Forests are well-known sinks for atmospheric carbon. In North America, the carbon content of forests (woody biomass, litter, deadwood, and soil organic carbon) is approximately 325 million metric tons. But biomass removal and other wood products use offset that amount, resulting in a net sink for North America of 217 million metric tons.1

The net sum of all carbon inputs and outputs from a system – like a forest, grassland, city park, or farm field – is called the "carbon balance." Inputs include woody biomass and fallen leaves, branches and soil organic matter, outputs include tree respiration and decomposition of soil organic matter and harvested biomass.The illustration shows how trees capture carbon dioxide (CO2) and sequester carbon as an effective method of reducing atmospheric concentrations of CO2.

diagram showing how carbon is stored in forest biomass and returned to the atmosphere through fire, harvesting, etc.

The Carbon Cycle of Forests

Trees, like all other plants, fix atmospheric CO2 through photosynthesis and convert it to biomass and other materials necessary for metabolism. Above ground, most of forests’ long-term carbon storage occurs as woody biomass. Some of that carbon becomes soil organic carbon through addition and decomposition of fallen branches, leaf litter, and dead roots, and recent study found that 50-70 of soil carbon storage in boreal forests occurs in roots and root associated micro-organisms and fungi.2 . The remaining carbon is released back to the atmosphere from tree respiration and the decomposition of soil organic matter.

Storing carbon in woody biomass is a good choice because it is a stable, long-term carbon pool. Even if a forest is no longer sequestering additional carbon or is sequestering it at low rates, the carbon previously sequestered in biomass is preserved for a long time because wood decomposes very slowly and tree roots prevent erosion and subsequent oxidation of soil organic carbon. 

Dynamic Carbon Cycling Over Time

In young trees, respiration and losses of carbon to the atmosphere are low; therefore, most of the carbon fixed through photosynthesis is converted to biomass and sequestered. As trees age, respiration increases because energy is needed to replace dying tissues and a lower proportion of carbon fixed through photosynthesis is converted to biomass and sequestered.

At a certain point in time trees no longer sequester additional carbon but instead maintain a constant quantity of carbon. This steady state condition occurs when the carbon gained from photosynthesis and the carbon lost from respiration is equal. Different tree species reach steady state at different times, somewhere between 90 and 120 years.2,3 Research indicates that late successional forests have more stable steady-state carbon pools because of a larger biomass of root associative fungi below the zone of decomposing fungi found in the oxygen rich upper soil layers.1, 2, 3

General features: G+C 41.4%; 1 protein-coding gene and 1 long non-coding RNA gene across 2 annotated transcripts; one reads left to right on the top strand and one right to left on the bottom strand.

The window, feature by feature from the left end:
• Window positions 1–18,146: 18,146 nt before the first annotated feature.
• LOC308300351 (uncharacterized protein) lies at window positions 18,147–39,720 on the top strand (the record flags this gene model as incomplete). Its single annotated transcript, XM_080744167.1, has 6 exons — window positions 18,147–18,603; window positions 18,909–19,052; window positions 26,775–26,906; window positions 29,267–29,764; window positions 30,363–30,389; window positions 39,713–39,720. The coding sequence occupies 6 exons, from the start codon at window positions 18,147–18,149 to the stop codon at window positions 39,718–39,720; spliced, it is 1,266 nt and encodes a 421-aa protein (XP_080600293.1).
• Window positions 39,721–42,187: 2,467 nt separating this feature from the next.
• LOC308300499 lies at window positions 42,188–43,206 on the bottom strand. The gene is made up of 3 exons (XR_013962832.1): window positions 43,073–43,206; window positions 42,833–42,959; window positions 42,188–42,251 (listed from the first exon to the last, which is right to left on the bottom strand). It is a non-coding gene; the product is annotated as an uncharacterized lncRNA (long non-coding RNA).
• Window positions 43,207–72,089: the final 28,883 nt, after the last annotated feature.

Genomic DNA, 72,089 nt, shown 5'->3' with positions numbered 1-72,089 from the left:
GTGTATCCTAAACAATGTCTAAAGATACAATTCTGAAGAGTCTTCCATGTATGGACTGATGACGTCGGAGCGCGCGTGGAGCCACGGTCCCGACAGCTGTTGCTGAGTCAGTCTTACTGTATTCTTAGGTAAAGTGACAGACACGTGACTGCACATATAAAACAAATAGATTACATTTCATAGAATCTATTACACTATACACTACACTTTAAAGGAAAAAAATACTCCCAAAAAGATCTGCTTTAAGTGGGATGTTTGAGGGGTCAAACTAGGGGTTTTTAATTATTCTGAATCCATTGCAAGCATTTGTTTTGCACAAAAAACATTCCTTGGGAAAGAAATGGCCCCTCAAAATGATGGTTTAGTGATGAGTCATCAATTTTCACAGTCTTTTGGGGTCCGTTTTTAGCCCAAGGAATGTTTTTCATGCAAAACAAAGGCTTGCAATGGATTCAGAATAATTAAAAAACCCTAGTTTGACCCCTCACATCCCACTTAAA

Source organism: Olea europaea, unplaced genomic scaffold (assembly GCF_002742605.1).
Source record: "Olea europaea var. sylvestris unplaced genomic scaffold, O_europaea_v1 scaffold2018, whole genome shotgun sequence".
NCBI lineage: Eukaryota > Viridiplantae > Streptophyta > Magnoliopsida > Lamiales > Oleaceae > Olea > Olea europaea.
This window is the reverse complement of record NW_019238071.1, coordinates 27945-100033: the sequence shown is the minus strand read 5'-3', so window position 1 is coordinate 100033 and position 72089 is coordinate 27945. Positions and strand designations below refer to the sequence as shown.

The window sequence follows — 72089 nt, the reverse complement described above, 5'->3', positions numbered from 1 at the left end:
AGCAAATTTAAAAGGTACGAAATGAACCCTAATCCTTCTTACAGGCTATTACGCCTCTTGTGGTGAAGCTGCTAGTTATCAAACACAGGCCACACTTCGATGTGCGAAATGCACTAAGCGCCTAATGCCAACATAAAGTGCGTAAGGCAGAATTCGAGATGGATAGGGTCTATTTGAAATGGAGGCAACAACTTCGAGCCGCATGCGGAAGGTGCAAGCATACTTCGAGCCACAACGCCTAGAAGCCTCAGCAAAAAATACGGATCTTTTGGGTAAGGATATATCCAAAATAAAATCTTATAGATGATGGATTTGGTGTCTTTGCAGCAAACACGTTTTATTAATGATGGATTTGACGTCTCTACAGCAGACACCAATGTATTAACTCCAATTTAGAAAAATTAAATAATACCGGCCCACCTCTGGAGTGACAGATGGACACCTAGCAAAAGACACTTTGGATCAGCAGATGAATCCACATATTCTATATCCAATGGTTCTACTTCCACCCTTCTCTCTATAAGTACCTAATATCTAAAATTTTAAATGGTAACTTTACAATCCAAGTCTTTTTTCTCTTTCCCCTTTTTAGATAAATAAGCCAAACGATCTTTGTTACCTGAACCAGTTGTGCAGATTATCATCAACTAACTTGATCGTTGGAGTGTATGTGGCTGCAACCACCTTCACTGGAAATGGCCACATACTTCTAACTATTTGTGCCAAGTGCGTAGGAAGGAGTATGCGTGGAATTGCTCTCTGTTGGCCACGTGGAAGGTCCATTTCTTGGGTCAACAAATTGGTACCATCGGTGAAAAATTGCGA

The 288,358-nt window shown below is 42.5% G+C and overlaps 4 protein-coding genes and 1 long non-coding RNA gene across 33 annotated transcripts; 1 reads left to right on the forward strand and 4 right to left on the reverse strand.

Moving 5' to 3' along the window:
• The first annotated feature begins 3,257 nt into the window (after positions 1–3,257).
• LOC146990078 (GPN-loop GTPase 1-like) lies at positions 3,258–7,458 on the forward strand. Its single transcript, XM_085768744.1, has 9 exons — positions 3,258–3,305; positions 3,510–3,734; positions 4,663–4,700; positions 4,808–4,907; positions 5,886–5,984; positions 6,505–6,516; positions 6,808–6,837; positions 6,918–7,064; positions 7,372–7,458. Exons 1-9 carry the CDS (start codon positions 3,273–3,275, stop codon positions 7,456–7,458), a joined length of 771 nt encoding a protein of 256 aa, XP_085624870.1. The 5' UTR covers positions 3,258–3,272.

Methods to Sequester Carbon

  • Afforestation is the planting of trees where trees have not grown (in the last 100 years). A common type of afforestation is the planting of short rotation woody crops like hybrid poplar. These species grow very quickly and as a result sequester large amounts of carbon in a short time. They are planted and harvested within a short time frame - 10 to 15 years - and the biomass is sold for paper and other processed wood products.1
  • Reforestation is the reestablishment of trees on land that had been deforested in the last 100 years.1
  • Forest Management: forests can be managed to maximize their carbon storage. Lengthening time between harvests, selective thinning for increased stocking, and planting fast-growing species are techniques used to enhance carbon sequestration.4
  • Long-term forest health practices that avoid whole tree harvesting and leave reserve trees to promote diverse soil ecology are most likely to promote maximum carbon storage.4

Threats to Carbon Sequestration

Deforestation is caused by complete harvest of a forested area, or by prolonged degradation that leads to the destruction of a forest. About 25% of all anthropogenic (human-caused) CO2 emissions are due to deforestation. Avoiding deforestation altogether maintains the carbon stores in tree biomass and reduces soil organic carbon losses from soil respiration as a result of soil disturbance. Increased hazards to forest systems due to climate change such as drought, wildfire and insect related mortality, may make forests less stable carbon storage than they have been in the past.1

1. USGCRP. Second State of the Carbon Cycle Report. (2018). Available at: (Accessed: 21st June 2019)

2. Treseder, K. K. & Holden, S. R. Fungal Carbon Sequestration. Science 339, 1528–1529 (2013).

3. Bradford, J. B. & Kastendick, D. N. Age-related patterns of forest complexity and carbon storage in pine and aspen–birch ecosystems of northern Minnesota, USA. Can. J. For. Res. 40, 401–409 (2010).

4. Cardenas, E. et al. Forest harvesting reduces the soil metagenomic potential for biomass decomposition. ISME J 9, 2465–2476 (2015).